“It's a complete shock, a nightmare,” according to Singaporean computer scientist Eric Kong, who is currently moving his family to Vancouver.
“If I'd known this, we would've gone somewhere else,” Kong told The Business Times. He is now desperately looking for a way to come up with an extra C$114,000 to ensure the purchase of the C$775,000 home that his family was supposed to be moving into.
And there is no way he can back out, as aborting the deal would forfeit his C$80,000 deposit as well as his two daughters’ tuition (which has already been paid for). Returning to Singapore isn’t an attractive option, either, as he and his family have already sold their vehicle and ended their lease.
The new tax was implemented by B.C. authorities as an attempt to curb the skyrocketing demand in Canada’s hottest housing market.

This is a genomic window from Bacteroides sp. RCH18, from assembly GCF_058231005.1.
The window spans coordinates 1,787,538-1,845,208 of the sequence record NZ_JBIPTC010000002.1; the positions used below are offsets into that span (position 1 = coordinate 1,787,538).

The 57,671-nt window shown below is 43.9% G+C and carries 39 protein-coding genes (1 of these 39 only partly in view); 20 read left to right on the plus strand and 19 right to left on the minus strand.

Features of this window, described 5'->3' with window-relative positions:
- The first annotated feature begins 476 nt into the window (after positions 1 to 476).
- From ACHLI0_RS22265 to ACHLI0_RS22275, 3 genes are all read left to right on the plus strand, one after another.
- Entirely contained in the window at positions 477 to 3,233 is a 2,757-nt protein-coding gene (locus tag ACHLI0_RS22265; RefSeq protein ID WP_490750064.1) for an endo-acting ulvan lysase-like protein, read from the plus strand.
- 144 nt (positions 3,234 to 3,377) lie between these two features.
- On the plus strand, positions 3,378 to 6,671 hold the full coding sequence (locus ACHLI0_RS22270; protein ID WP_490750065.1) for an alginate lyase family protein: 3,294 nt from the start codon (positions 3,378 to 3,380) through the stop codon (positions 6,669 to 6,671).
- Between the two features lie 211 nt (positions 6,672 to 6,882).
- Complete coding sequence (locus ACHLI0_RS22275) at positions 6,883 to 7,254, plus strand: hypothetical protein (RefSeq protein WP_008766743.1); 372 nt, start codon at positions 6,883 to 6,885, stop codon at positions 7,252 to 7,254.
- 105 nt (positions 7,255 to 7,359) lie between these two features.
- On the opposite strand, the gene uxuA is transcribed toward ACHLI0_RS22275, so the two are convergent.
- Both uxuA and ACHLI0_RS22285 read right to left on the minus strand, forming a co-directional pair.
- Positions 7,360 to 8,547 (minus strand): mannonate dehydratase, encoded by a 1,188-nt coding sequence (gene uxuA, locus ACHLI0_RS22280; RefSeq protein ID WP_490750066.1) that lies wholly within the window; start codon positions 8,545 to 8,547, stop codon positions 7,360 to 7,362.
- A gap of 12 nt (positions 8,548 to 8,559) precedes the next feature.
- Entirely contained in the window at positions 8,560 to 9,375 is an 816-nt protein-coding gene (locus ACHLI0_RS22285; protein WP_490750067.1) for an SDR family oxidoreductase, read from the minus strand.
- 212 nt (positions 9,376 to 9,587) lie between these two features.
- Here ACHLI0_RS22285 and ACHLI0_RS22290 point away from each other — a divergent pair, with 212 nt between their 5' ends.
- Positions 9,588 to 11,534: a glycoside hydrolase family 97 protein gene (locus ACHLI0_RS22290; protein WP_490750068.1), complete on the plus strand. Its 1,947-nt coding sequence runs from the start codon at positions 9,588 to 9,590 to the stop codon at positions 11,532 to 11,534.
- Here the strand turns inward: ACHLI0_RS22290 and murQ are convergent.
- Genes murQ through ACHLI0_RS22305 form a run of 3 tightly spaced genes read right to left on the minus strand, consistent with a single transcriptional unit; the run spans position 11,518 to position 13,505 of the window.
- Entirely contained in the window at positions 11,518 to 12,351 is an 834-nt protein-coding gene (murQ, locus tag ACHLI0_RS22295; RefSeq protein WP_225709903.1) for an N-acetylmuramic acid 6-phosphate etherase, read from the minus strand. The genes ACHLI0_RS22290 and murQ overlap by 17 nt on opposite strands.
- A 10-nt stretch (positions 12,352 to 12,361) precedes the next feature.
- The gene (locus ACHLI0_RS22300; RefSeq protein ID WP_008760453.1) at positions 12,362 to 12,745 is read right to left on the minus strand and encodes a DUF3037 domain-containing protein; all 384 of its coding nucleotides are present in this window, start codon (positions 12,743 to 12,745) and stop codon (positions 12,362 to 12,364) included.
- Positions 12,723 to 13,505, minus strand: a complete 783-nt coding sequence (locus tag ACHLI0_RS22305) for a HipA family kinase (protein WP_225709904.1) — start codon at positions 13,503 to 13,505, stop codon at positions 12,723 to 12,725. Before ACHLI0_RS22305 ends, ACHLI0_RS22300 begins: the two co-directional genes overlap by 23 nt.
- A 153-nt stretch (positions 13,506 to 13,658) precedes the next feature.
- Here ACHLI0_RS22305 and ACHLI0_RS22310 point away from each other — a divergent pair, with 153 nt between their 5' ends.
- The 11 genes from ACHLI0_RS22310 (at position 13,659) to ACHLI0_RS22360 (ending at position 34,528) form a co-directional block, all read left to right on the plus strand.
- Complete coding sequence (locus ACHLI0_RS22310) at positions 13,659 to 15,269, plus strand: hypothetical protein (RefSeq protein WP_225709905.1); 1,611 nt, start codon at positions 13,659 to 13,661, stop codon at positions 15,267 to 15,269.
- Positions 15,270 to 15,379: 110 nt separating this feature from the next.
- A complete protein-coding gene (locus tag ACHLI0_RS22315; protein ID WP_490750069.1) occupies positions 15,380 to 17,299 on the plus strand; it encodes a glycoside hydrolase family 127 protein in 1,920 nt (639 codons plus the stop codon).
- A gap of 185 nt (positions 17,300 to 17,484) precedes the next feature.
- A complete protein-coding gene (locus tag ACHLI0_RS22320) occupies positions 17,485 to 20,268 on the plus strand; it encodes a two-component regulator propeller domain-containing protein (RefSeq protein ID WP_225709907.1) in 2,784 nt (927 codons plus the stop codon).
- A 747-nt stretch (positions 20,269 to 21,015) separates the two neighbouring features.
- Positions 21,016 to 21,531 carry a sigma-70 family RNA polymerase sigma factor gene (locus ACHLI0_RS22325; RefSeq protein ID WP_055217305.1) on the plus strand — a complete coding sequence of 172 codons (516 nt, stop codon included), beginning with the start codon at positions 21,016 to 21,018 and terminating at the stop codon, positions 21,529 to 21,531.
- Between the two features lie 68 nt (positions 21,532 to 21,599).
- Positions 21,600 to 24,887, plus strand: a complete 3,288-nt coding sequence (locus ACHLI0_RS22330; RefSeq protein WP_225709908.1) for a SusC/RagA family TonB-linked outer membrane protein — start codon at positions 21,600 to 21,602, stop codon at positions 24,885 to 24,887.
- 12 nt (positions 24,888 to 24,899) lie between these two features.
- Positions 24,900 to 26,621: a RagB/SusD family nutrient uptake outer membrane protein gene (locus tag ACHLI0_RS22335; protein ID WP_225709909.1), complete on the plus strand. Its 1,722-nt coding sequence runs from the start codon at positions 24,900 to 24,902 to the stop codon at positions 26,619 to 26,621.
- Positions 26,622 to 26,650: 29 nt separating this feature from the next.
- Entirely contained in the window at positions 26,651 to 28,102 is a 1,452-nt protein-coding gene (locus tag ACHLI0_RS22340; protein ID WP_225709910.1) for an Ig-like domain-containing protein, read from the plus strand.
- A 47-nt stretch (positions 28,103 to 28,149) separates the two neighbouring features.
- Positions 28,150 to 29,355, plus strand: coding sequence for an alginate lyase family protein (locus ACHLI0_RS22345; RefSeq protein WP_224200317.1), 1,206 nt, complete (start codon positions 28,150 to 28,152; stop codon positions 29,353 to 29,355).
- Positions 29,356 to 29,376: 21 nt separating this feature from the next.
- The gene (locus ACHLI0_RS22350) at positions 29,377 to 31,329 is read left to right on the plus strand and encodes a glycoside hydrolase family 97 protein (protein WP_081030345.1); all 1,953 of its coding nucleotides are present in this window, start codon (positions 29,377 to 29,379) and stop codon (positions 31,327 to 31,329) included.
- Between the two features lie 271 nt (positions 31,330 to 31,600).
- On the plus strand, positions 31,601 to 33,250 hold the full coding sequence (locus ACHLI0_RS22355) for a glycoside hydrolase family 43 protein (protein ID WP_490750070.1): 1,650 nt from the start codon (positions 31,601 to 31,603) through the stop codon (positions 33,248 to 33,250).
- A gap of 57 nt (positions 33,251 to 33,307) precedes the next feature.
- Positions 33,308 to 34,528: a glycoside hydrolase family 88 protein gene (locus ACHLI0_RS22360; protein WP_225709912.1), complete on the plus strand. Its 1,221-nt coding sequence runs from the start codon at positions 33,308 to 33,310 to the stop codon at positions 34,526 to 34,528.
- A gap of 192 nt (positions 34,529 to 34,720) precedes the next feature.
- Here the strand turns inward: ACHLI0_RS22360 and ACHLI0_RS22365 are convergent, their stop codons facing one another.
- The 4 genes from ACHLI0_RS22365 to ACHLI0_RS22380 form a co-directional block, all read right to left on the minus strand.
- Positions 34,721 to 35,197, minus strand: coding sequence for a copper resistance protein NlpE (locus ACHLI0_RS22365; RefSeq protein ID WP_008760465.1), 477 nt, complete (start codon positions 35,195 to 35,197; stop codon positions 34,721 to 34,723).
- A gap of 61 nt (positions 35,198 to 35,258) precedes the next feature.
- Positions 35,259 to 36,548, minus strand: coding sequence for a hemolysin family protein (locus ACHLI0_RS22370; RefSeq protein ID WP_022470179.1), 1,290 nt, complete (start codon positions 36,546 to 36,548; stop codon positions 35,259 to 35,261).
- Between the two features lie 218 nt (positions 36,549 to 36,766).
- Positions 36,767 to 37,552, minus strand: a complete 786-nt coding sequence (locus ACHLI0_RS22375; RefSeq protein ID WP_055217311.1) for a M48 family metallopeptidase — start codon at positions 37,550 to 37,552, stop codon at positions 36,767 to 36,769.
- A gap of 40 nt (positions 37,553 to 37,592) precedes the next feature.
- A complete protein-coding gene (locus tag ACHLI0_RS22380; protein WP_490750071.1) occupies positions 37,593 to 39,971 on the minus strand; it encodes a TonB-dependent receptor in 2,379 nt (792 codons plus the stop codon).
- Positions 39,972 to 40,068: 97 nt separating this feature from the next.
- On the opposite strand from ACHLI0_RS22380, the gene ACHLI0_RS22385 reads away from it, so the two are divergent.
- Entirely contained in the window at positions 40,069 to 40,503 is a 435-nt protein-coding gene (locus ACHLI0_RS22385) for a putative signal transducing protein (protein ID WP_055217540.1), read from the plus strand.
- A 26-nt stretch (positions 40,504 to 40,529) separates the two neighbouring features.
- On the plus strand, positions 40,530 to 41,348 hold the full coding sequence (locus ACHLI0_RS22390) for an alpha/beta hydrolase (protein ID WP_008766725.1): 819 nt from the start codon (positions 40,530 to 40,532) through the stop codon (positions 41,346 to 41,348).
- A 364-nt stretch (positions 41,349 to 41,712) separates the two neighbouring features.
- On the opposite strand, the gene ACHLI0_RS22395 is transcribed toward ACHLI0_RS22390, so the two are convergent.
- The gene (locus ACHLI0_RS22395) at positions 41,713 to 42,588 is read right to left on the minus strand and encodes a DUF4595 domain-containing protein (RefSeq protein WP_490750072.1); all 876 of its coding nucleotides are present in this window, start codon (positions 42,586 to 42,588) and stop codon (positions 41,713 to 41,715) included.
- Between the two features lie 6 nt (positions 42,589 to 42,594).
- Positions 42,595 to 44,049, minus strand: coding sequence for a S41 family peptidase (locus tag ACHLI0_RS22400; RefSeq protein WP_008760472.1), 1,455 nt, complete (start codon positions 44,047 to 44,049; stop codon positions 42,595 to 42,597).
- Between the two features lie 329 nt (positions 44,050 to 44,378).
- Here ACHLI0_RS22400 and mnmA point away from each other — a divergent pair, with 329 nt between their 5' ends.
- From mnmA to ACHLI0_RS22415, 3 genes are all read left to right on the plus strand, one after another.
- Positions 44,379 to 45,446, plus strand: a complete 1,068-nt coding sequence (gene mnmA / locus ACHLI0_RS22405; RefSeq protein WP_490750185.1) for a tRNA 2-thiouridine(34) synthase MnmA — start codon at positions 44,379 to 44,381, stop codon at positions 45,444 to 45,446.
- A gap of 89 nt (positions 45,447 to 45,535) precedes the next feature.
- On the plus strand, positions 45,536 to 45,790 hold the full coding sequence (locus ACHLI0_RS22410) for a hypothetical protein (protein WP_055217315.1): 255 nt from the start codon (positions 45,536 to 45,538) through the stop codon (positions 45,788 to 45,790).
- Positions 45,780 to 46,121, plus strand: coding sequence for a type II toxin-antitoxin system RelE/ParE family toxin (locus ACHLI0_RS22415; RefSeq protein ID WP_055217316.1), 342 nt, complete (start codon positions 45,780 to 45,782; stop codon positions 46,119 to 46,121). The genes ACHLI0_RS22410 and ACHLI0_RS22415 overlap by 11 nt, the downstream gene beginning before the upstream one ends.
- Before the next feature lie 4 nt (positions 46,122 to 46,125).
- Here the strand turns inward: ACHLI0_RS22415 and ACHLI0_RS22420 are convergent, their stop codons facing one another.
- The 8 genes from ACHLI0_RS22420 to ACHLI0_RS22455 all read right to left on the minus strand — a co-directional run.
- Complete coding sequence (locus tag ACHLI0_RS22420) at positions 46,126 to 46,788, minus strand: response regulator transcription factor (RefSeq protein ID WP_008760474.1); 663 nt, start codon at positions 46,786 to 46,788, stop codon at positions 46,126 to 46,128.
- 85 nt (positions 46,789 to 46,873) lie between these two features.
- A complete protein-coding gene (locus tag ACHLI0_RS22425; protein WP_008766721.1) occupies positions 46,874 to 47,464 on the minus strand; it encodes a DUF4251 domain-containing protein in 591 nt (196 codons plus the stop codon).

“This additional tax on foreign purchases will help manage foreign demand while new homes are built to meet local needs,” Finance Minister Michael de Jong stated.
However, Vancouver-based professionals said that the levy would only scare off skilled workers that can contribute significantly to the city’s economy and its attempts to reshape itself into a haven for tech firms.
“I know of many people who couldn't afford to move to Vancouver because of the cost of housing,” Buddybuild founder and former Microsoft Corp. worker Dennis Pilarinos said.
The B.C. government’s new 15 per cent tax on foreign home buyers has bred uncertainty not only among would-be buyers from overseas, but even among expatriate professionals who are set to work in Vancouver’s up-and-coming tech sector.